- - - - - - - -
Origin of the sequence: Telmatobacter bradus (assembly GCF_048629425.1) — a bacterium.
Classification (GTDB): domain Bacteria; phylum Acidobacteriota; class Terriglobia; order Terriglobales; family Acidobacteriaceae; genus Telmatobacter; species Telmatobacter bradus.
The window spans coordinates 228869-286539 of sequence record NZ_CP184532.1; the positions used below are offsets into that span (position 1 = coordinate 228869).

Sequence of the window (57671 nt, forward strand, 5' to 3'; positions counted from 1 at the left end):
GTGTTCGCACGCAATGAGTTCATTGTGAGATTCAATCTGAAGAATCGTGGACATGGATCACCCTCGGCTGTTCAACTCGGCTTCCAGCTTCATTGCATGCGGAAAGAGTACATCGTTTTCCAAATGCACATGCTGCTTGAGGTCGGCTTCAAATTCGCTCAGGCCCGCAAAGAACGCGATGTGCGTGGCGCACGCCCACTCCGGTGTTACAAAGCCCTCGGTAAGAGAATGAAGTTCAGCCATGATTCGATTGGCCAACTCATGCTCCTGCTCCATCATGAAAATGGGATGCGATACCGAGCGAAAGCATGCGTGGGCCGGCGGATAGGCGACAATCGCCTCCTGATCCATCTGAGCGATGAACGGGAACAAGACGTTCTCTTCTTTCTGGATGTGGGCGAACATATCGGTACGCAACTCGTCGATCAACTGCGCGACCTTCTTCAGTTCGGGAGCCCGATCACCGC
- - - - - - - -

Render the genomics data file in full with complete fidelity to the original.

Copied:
Origin of the sequence: Telmatobacter bradus (assembly GCF_048629425.1) — a bacterium.
Classification (GTDB): domain Bacteria; phylum Acidobacteriota; class Terriglobia; order Terriglobales; family Acidobacteriaceae; genus Telmatobacter; species Telmatobacter bradus.
The window spans coordinates 228869-286539 of sequence record NZ_CP184532.1; the positions used below are offsets into that span (position 1 = coordinate 228869).

Sequence of the window (57671 nt, forward strand, 5' to 3'; positions counted from 1 at the left end):
GTGTTCGCACGCAATGAGTTCATTGTGAGATTCAATCTGAAGAATCGTGGACATGGATCACCCTCGGCTGTTCAACTCGGCTTCCAGCTTCATTGCATGCGGAAAGAGTACATCGTTTTCCAAATGCACATGCTGCTTGAGGTCGGCTTCAAATTCGCTCAGGCCCGCAAAGAACGCGATGTGCGTGGCGCACGCCCACTCCGGTGTTACAAAGCCCTCGGTAAGAGAATGAAGTTCAGCCATGATTCGATTGGCCAACTCATGCTCCTGCTCCATCATGAAAATGGGATGCGATACCGAGCGAAAGCATGCGTGGGCCGGCGGATAGGCGACAATCGCCTCCTGATCCATCTGAGCGATGAACGGGAACAAGACGTTCTCTTCTTTCTGGATGTGGGCGAACATATCGGTACGCAACTCGTCGATCAACTGCGCGACCTTCTTCAGTTCGGGAGCCCGATCACCGC